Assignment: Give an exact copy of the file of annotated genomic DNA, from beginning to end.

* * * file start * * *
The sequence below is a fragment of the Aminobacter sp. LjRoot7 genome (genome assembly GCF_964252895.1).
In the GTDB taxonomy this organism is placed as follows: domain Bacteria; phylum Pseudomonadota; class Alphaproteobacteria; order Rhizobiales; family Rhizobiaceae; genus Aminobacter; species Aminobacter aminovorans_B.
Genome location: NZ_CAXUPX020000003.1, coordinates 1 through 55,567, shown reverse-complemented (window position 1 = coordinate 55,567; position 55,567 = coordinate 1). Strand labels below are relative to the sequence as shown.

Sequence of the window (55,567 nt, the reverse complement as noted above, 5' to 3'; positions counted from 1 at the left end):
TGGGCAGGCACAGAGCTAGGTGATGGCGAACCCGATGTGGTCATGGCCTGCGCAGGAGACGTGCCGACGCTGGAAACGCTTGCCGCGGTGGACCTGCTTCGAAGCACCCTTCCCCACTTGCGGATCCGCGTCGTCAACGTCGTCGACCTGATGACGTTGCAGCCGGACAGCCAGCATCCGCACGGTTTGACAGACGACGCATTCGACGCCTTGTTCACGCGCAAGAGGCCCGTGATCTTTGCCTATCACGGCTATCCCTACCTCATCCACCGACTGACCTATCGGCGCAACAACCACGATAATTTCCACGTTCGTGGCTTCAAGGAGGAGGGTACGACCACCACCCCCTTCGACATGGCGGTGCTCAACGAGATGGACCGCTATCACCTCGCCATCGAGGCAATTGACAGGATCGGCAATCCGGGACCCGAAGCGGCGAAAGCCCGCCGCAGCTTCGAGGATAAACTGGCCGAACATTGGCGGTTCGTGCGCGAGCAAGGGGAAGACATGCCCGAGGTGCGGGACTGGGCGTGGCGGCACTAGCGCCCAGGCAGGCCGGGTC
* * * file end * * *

The sequence below is a fragment of the Aminobacter sp. LjRoot7 genome (genome assembly GCF_964252895.1).
In the GTDB taxonomy this organism is placed as follows: domain Bacteria; phylum Pseudomonadota; class Alphaproteobacteria; order Rhizobiales; family Rhizobiaceae; genus Aminobacter; species Aminobacter aminovorans_B.
Genome location: NZ_CAXUPX020000003.1, coordinates 1 through 55,567, shown reverse-complemented (window position 1 = coordinate 55,567; position 55,567 = coordinate 1). Strand labels below are relative to the sequence as shown.

Sequence of the window (55,567 nt, the reverse complement as noted above, 5' to 3'; positions counted from 1 at the left end):
TGGGCAGGCACAGAGCTAGGTGATGGCGAACCCGATGTGGTCATGGCCTGCGCAGGAGACGTGCCGACGCTGGAAACGCTTGCCGCGGTGGACCTGCTTCGAAGCACCCTTCCCCACTTGCGGATCCGCGTCGTCAACGTCGTCGACCTGATGACGTTGCAGCCGGACAGCCAGCATCCGCACGGTTTGACAGACGACGCATTCGACGCCTTGTTCACGCGCAAGAGGCCCGTGATCTTTGCCTATCACGGCTATCCCTACCTCATCCACCGACTGACCTATCGGCGCAACAACCACGATAATTTCCACGTTCGTGGCTTCAAGGAGGAGGGTACGACCACCACCCCCTTCGACATGGCGGTGCTCAACGAGATGGACCGCTATCACCTCGCCATCGAGGCAATTGACAGGATCGGCAATCCGGGACCCGAAGCGGCGAAAGCCCGCCGCAGCTTCGAGGATAAACTGGCCGAACATTGGCGGTTCGTGCGCGAGCAAGGGGAAGACATGCCCGAGGTGCGGGACTGGGCGTGGCGGCACTAGCGCCCAGGCAGGCCGGGTC